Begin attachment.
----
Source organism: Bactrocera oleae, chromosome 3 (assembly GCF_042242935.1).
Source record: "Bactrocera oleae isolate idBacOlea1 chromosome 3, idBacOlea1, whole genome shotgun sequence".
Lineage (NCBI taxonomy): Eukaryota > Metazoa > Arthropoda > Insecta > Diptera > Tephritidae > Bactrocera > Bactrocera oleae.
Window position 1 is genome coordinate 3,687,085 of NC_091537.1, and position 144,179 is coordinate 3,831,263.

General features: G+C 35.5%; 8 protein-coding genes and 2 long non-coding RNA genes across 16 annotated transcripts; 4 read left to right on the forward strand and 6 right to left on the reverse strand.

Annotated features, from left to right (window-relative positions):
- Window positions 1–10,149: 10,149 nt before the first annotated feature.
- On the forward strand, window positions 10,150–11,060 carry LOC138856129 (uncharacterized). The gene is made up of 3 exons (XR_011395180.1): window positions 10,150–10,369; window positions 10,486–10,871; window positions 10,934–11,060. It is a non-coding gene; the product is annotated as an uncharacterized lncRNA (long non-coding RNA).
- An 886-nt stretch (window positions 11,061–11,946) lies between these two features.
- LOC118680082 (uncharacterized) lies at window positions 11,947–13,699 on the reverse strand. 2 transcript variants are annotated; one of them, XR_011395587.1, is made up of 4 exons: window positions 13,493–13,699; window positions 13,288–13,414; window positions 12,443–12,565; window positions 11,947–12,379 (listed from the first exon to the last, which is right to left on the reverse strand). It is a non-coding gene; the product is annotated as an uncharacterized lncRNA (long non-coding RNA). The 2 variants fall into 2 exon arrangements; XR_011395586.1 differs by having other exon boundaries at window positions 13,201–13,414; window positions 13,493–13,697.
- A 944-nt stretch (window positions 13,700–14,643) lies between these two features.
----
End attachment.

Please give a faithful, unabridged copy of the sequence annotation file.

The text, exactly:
Source organism: Bactrocera oleae, chromosome 3 (assembly GCF_042242935.1).
Source record: "Bactrocera oleae isolate idBacOlea1 chromosome 3, idBacOlea1, whole genome shotgun sequence".
Lineage (NCBI taxonomy): Eukaryota > Metazoa > Arthropoda > Insecta > Diptera > Tephritidae > Bactrocera > Bactrocera oleae.
Window position 1 is genome coordinate 3,687,085 of NC_091537.1, and position 144,179 is coordinate 3,831,263.

General features: G+C 35.5%; 8 protein-coding genes and 2 long non-coding RNA genes across 16 annotated transcripts; 4 read left to right on the forward strand and 6 right to left on the reverse strand.

Annotated features, from left to right (window-relative positions):
- Window positions 1–10,149: 10,149 nt before the first annotated feature.
- On the forward strand, window positions 10,150–11,060 carry LOC138856129 (uncharacterized). The gene is made up of 3 exons (XR_011395180.1): window positions 10,150–10,369; window positions 10,486–10,871; window positions 10,934–11,060. It is a non-coding gene; the product is annotated as an uncharacterized lncRNA (long non-coding RNA).
- An 886-nt stretch (window positions 11,061–11,946) lies between these two features.
- LOC118680082 (uncharacterized) lies at window positions 11,947–13,699 on the reverse strand. 2 transcript variants are annotated; one of them, XR_011395587.1, is made up of 4 exons: window positions 13,493–13,699; window positions 13,288–13,414; window positions 12,443–12,565; window positions 11,947–12,379 (listed from the first exon to the last, which is right to left on the reverse strand). It is a non-coding gene; the product is annotated as an uncharacterized lncRNA (long non-coding RNA). The 2 variants fall into 2 exon arrangements; XR_011395586.1 differs by having other exon boundaries at window positions 13,201–13,414; window positions 13,493–13,697.
- A 944-nt stretch (window positions 13,700–14,643) lies between these two features.